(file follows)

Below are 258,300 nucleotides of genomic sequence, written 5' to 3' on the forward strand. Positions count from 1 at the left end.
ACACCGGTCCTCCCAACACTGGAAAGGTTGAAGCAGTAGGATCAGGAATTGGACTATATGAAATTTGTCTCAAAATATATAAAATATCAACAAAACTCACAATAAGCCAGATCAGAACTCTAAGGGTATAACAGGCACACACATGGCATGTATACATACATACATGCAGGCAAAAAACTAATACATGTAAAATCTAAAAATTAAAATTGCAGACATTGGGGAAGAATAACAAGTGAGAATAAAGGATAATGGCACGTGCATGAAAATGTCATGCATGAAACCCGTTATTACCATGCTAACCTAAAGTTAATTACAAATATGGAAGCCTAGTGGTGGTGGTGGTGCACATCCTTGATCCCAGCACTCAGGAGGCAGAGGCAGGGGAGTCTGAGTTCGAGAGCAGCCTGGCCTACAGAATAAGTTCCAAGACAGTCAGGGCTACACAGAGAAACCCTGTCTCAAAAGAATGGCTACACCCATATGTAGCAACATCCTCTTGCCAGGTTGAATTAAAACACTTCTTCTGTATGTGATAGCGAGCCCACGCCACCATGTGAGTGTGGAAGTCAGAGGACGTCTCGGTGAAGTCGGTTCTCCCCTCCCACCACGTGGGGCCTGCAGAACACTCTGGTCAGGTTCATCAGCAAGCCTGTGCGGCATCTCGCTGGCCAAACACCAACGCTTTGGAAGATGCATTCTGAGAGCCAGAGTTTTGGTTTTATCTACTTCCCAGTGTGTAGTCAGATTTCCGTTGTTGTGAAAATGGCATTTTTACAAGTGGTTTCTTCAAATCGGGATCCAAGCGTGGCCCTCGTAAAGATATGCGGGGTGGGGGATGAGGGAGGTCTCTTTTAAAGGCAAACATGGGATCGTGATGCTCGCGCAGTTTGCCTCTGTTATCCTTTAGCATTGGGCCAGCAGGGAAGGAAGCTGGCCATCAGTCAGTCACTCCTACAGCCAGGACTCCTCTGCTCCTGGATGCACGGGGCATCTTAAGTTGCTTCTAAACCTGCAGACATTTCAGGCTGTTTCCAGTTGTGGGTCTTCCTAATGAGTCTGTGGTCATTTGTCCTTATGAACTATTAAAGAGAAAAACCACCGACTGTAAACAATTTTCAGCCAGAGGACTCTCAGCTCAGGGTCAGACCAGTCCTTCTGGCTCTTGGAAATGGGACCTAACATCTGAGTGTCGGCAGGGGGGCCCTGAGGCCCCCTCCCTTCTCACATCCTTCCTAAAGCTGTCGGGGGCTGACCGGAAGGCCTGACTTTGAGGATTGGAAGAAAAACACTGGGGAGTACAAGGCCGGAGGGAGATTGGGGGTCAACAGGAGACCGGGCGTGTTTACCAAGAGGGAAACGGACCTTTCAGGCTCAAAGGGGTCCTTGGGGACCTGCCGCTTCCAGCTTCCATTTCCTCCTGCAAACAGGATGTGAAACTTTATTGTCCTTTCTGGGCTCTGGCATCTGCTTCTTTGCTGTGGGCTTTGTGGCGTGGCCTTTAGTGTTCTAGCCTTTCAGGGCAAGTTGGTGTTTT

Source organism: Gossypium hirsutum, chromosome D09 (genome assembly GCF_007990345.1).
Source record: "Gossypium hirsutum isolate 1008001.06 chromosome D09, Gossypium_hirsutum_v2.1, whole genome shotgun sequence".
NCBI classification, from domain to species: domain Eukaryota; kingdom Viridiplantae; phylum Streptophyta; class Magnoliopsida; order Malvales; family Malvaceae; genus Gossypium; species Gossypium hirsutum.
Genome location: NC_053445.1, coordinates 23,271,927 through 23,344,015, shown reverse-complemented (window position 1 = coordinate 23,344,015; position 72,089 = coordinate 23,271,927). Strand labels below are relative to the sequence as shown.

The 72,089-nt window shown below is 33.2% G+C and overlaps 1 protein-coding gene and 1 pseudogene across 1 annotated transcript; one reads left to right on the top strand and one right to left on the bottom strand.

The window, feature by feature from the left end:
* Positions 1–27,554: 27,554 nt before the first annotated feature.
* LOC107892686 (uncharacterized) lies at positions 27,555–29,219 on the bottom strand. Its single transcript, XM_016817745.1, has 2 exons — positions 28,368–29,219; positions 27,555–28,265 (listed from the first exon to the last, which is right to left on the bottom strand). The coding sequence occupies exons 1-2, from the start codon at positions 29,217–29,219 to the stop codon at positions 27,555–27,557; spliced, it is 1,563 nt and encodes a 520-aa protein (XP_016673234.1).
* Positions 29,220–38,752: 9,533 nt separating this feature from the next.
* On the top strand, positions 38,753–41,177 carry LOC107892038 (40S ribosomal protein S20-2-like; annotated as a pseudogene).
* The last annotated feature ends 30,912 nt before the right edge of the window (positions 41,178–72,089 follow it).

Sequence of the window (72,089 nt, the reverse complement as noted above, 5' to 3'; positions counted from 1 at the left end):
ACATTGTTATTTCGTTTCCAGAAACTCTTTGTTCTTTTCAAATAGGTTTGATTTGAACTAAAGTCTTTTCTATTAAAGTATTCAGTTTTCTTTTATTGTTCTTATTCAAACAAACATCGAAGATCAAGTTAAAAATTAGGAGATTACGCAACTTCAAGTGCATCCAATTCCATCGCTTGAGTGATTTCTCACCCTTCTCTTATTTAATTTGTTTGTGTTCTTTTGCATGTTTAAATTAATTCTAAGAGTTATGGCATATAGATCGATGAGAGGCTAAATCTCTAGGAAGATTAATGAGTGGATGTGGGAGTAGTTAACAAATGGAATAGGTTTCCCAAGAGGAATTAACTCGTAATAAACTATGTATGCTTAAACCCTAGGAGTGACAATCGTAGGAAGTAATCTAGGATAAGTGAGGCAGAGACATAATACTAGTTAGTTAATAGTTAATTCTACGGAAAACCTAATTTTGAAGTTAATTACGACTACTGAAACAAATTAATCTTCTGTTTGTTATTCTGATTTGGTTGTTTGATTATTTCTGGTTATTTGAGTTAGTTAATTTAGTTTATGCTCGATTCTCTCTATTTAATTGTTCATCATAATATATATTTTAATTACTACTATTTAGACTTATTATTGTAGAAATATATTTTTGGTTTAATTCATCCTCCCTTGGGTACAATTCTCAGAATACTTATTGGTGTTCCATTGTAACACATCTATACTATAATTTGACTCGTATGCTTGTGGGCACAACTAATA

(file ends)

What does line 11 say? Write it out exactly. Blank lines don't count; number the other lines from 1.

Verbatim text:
* Positions 29,220–38,752: 9,533 nt separating this feature from the next.